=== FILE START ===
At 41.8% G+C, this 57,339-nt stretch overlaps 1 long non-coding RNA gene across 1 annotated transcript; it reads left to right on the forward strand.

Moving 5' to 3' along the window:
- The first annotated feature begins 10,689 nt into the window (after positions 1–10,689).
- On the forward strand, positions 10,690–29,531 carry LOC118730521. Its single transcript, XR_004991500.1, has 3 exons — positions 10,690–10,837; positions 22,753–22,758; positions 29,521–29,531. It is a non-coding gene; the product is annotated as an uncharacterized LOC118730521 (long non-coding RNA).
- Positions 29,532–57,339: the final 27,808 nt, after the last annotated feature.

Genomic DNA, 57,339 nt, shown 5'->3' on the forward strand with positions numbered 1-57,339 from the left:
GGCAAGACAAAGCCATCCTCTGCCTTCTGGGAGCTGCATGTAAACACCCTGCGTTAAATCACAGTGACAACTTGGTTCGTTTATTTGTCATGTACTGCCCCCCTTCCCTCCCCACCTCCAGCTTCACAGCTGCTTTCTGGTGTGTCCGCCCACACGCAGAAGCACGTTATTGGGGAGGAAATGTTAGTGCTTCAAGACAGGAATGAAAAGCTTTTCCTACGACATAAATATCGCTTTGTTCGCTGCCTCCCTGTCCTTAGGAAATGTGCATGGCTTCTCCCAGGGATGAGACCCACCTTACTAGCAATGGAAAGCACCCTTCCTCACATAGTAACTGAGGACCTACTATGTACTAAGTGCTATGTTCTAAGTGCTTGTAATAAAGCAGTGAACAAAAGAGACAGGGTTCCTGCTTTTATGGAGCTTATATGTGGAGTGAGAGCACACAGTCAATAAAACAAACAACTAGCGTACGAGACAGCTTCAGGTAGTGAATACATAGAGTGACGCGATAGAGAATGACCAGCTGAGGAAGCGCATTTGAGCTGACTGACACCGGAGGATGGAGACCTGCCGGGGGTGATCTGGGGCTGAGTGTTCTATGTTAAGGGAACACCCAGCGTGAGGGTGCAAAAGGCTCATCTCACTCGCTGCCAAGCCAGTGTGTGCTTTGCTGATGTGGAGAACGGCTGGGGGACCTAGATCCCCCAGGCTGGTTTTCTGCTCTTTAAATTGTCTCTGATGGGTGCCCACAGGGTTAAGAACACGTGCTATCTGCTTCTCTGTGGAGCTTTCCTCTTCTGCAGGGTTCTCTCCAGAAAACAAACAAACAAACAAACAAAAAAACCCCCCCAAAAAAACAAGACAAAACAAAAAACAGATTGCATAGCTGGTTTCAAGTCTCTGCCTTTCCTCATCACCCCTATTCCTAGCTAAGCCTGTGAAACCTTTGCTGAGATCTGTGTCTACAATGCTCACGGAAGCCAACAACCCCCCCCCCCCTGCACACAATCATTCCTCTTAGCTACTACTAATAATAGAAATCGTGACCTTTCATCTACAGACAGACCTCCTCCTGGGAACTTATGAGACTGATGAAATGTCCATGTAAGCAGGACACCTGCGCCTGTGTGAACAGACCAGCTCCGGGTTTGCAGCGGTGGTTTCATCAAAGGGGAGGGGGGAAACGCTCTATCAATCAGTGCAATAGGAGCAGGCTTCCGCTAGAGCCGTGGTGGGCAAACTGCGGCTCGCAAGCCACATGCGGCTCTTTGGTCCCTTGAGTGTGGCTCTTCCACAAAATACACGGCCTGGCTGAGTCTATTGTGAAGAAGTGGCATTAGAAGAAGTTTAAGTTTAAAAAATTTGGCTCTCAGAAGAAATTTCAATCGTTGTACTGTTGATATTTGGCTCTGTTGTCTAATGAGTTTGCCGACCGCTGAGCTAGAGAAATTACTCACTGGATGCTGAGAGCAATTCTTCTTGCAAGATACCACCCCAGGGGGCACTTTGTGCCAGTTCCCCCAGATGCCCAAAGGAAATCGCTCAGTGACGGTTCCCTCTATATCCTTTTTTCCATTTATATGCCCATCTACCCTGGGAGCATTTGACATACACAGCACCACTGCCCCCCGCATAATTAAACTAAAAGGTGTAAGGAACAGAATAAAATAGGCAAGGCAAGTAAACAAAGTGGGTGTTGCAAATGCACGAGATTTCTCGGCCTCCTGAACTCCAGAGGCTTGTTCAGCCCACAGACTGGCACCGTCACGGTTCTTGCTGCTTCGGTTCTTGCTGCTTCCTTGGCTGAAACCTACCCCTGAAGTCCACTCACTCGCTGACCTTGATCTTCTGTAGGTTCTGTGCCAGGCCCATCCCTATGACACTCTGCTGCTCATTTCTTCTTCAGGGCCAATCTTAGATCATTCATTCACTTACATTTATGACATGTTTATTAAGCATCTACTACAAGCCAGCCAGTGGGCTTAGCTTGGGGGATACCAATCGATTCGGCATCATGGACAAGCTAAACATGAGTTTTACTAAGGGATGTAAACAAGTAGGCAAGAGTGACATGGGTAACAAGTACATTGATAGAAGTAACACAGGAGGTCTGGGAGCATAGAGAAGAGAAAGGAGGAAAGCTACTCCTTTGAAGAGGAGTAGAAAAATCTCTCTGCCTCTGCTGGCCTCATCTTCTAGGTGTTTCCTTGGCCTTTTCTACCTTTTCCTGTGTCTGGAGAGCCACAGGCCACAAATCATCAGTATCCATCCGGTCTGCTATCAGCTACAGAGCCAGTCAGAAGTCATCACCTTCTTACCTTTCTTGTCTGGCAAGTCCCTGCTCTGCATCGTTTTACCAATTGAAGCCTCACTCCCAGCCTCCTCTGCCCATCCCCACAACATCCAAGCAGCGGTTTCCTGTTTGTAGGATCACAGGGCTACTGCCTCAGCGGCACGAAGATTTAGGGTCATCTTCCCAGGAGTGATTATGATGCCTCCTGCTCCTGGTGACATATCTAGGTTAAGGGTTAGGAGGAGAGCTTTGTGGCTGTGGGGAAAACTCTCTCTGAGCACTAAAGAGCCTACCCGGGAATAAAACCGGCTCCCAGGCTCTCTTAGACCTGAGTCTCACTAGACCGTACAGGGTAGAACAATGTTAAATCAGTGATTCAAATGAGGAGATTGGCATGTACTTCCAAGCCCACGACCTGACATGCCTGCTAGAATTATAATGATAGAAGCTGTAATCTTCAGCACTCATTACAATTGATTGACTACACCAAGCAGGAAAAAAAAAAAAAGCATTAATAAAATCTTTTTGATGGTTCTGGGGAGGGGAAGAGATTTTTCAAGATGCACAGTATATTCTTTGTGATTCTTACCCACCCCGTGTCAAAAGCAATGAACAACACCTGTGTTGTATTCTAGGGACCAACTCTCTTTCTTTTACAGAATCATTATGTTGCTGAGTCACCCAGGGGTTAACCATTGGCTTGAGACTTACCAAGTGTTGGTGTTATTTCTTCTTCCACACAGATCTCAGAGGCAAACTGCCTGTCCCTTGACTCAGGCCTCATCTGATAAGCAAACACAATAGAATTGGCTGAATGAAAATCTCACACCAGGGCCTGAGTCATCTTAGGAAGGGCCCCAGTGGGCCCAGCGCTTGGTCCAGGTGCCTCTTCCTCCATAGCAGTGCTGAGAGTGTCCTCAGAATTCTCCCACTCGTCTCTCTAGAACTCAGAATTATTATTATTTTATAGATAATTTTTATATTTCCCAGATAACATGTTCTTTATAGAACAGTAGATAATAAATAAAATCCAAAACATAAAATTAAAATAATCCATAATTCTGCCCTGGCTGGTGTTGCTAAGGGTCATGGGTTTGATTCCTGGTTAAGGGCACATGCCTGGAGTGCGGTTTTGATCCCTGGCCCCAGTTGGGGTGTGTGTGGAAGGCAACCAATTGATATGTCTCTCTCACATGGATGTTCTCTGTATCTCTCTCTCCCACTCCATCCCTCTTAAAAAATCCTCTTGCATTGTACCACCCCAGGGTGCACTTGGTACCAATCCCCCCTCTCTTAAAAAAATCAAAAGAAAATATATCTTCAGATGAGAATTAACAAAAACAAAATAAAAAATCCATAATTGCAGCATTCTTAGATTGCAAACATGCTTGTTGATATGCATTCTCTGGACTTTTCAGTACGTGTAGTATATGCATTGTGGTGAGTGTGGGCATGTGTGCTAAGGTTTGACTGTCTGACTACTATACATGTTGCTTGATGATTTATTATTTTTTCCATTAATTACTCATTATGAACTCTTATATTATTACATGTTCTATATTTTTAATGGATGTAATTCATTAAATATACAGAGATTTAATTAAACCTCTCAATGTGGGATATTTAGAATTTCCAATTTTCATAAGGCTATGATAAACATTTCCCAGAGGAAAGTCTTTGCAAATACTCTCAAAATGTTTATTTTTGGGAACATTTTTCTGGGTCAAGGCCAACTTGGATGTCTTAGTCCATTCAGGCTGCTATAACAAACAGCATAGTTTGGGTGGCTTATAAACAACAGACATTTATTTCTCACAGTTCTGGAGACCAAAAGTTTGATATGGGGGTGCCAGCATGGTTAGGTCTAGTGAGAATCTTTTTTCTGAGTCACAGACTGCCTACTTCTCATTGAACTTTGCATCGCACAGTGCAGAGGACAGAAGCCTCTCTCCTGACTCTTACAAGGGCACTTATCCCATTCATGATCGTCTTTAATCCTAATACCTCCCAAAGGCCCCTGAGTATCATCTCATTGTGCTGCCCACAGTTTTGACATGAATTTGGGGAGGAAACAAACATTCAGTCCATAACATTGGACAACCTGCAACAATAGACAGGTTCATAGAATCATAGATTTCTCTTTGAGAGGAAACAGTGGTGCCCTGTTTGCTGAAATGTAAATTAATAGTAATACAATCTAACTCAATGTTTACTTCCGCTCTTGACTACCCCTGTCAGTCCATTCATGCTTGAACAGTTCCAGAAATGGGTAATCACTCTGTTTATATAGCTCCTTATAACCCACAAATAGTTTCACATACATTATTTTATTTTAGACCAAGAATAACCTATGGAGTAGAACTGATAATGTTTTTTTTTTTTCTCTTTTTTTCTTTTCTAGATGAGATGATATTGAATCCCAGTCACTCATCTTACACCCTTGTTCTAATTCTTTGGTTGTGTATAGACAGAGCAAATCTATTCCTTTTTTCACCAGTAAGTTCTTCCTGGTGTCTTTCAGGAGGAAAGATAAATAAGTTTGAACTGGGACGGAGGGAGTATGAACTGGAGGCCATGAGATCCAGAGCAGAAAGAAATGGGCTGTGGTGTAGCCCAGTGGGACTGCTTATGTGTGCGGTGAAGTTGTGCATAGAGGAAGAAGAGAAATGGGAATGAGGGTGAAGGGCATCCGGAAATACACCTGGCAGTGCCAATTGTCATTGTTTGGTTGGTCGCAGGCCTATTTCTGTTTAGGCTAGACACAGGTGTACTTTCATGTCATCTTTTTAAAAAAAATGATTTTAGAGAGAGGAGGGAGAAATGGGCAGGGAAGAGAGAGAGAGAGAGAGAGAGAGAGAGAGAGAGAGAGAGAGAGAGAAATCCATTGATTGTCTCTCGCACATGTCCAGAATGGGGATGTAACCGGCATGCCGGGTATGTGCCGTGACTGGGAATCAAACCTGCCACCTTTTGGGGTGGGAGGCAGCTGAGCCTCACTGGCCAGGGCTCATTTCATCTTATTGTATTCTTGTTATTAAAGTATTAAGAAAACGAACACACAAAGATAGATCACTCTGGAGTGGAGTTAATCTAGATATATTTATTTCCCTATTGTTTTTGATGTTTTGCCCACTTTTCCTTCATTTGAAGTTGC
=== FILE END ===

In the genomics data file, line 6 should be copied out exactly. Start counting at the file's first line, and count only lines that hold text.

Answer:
Genomic DNA, 57,339 nt, shown 5'->3' on the forward strand with positions numbered 1-57,339 from the left: